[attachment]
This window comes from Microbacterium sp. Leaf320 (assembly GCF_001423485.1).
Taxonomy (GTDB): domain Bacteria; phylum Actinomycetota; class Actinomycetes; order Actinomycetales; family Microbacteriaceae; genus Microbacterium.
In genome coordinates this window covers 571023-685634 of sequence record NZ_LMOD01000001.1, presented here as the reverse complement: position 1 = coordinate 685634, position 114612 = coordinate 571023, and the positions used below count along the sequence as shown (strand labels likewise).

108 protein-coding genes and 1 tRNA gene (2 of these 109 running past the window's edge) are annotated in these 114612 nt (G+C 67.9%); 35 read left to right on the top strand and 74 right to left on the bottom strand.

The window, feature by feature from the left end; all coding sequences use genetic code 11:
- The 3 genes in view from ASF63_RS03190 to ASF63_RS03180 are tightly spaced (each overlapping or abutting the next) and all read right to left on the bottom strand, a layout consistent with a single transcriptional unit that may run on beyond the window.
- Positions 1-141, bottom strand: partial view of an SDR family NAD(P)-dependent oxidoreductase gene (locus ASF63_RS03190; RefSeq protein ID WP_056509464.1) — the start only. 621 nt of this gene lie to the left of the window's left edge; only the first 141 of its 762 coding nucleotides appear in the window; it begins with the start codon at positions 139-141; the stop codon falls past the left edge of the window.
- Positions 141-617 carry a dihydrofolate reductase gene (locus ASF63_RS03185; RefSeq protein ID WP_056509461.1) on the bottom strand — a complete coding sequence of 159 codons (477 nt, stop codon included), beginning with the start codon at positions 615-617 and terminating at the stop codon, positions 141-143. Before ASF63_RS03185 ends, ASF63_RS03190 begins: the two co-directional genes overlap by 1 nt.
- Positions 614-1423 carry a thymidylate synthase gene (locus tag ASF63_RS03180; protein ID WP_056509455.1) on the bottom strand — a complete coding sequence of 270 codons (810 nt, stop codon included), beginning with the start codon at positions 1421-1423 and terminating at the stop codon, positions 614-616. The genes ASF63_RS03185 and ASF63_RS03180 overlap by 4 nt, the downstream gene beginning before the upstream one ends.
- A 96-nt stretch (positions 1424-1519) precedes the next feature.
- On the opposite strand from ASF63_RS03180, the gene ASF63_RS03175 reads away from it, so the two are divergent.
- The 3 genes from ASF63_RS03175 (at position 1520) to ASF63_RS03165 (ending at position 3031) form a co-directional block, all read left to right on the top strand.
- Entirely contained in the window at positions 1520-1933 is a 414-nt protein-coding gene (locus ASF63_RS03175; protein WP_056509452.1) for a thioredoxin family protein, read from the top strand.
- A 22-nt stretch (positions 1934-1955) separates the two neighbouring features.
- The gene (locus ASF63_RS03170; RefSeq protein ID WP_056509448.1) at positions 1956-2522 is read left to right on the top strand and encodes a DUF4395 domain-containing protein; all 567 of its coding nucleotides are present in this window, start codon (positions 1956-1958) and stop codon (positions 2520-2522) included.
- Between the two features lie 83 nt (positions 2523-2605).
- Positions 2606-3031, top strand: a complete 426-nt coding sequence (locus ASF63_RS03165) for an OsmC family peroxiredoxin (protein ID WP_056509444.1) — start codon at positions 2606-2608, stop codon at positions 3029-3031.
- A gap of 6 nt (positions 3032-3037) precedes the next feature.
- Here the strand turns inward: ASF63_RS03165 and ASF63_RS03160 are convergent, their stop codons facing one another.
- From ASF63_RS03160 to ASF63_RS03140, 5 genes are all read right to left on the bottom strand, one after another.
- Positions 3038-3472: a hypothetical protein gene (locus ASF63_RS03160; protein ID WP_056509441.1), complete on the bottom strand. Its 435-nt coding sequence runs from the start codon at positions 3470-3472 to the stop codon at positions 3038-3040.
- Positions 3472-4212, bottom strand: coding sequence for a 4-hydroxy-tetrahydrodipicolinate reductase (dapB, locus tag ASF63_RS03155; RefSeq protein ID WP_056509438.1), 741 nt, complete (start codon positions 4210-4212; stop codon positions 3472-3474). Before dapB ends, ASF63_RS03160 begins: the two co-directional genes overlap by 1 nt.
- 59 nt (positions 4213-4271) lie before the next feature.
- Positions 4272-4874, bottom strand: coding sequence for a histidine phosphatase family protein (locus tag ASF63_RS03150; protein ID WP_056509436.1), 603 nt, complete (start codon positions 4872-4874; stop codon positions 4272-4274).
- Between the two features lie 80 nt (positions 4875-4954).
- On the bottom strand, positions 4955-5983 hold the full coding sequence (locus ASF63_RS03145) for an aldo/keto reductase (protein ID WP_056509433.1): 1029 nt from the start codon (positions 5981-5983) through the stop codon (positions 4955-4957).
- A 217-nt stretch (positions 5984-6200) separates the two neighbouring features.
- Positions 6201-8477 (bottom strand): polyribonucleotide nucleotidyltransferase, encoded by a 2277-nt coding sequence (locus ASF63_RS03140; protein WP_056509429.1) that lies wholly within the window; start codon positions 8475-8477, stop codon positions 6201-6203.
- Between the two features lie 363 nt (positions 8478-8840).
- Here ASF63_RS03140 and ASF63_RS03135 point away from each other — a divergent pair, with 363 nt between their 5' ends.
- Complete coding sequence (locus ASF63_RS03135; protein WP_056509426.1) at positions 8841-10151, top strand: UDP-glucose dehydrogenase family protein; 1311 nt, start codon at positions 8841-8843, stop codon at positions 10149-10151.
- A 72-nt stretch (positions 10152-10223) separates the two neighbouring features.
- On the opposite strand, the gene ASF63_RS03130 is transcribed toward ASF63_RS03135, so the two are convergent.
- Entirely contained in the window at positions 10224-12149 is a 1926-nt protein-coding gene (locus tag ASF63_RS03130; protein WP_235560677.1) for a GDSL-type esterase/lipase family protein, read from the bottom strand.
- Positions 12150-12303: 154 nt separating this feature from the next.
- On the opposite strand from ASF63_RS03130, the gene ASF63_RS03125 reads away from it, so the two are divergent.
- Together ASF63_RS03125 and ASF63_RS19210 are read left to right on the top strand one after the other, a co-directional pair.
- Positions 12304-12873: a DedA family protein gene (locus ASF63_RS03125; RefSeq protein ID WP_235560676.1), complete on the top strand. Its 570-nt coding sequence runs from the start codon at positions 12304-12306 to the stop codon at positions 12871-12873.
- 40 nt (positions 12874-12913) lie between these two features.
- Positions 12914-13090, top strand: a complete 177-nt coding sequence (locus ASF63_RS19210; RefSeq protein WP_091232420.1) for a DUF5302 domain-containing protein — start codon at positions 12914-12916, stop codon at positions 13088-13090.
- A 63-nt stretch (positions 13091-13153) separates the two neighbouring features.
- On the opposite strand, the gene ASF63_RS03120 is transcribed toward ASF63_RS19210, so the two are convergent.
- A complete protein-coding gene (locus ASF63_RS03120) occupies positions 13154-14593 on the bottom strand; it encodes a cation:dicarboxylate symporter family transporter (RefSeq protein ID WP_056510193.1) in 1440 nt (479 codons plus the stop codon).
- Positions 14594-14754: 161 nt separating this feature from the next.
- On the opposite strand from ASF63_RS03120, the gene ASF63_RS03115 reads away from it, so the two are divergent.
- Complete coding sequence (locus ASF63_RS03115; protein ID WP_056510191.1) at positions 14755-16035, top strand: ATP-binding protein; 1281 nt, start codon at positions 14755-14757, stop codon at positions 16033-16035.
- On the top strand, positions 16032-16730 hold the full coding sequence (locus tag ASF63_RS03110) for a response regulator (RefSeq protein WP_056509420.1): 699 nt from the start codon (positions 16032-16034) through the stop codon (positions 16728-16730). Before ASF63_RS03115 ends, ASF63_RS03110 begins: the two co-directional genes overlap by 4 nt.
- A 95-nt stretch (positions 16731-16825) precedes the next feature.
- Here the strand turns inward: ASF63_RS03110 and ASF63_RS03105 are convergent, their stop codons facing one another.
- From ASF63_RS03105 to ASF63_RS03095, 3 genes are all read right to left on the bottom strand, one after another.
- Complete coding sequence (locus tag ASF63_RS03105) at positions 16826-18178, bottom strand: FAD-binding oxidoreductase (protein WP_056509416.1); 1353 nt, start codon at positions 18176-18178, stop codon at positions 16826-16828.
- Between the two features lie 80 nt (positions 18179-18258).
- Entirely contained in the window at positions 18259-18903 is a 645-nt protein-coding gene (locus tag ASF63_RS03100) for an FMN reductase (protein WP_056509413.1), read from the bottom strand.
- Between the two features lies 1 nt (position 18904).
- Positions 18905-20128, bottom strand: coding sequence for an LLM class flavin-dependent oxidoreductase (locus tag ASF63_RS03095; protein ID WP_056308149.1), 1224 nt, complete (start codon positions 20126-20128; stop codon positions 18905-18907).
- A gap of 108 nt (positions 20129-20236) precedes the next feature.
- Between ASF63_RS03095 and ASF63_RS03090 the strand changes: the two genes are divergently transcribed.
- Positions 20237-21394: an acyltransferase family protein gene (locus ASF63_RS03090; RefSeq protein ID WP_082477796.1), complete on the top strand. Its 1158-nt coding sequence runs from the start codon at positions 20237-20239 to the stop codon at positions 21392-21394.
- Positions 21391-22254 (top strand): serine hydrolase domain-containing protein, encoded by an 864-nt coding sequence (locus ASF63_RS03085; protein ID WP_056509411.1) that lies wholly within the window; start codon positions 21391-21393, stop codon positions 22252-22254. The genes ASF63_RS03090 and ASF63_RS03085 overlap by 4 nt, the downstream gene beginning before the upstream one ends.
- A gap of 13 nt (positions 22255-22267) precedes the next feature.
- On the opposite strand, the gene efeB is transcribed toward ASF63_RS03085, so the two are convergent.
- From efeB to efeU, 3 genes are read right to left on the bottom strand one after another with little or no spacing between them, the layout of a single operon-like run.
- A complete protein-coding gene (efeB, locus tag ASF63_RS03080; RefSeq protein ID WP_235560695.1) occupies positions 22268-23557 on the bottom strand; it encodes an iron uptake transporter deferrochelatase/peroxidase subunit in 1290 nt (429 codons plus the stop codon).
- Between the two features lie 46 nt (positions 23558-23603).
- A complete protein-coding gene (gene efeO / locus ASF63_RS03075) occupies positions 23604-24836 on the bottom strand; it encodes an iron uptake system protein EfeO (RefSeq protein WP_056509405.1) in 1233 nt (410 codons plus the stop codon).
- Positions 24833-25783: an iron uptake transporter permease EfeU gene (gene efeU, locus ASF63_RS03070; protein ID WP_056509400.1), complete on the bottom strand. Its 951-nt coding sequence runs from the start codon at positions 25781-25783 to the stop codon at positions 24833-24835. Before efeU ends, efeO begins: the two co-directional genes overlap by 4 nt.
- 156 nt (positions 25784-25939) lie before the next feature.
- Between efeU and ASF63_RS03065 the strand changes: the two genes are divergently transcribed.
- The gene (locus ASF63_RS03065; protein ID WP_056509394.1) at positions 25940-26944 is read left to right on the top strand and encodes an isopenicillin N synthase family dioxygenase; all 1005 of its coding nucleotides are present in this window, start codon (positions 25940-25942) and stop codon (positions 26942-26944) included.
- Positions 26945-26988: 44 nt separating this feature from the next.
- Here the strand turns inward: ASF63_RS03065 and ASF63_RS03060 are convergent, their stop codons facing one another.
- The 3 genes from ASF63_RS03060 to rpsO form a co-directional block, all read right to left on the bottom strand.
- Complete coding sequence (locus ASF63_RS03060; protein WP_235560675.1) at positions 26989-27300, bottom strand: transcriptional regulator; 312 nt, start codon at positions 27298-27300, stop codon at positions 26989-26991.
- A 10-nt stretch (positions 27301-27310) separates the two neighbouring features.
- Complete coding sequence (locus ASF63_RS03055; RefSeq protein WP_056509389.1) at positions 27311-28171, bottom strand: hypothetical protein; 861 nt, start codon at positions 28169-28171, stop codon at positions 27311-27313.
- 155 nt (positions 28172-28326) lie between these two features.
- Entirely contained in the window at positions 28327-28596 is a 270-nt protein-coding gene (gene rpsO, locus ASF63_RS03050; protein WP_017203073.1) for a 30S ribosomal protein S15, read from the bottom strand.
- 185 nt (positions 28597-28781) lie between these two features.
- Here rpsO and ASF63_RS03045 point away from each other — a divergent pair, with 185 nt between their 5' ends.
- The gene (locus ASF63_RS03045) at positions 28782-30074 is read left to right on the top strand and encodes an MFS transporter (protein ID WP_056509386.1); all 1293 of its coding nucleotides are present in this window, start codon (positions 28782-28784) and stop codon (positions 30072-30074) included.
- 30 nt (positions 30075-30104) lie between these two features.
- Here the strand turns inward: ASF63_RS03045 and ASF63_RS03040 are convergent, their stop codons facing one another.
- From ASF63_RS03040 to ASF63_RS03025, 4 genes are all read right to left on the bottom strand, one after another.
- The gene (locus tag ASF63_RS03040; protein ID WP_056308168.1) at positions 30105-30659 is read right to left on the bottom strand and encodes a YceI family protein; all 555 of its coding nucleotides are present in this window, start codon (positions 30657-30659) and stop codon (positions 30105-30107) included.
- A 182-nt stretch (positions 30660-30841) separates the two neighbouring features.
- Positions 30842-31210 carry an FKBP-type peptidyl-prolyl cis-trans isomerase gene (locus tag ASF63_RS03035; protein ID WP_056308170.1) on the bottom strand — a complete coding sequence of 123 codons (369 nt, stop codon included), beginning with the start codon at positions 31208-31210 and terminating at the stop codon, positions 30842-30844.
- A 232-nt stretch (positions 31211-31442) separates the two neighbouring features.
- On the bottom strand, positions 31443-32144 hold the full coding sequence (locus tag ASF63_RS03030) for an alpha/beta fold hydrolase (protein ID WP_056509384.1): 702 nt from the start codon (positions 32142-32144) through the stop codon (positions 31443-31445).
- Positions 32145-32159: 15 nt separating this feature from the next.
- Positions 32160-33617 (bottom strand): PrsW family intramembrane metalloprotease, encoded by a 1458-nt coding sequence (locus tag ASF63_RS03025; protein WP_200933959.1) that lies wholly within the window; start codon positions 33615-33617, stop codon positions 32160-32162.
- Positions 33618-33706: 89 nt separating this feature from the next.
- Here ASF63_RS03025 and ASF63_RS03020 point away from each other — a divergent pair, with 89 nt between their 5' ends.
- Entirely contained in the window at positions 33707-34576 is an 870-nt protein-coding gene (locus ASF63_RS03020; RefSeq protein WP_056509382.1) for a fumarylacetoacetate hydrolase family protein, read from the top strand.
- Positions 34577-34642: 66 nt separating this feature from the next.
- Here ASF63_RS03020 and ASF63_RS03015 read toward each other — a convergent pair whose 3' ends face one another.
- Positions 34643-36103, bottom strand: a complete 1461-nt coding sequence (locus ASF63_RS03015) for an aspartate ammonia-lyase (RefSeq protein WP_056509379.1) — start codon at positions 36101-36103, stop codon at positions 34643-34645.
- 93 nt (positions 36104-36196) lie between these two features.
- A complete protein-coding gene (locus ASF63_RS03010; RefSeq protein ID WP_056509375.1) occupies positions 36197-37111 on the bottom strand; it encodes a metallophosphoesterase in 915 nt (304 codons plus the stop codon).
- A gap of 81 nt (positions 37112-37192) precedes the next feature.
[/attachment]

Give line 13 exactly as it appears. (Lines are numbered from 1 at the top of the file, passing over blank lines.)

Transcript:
- Entirely contained in the window at positions 1520-1933 is a 414-nt protein-coding gene (locus ASF63_RS03175; protein WP_056509452.1) for a thioredoxin family protein, read from the top strand.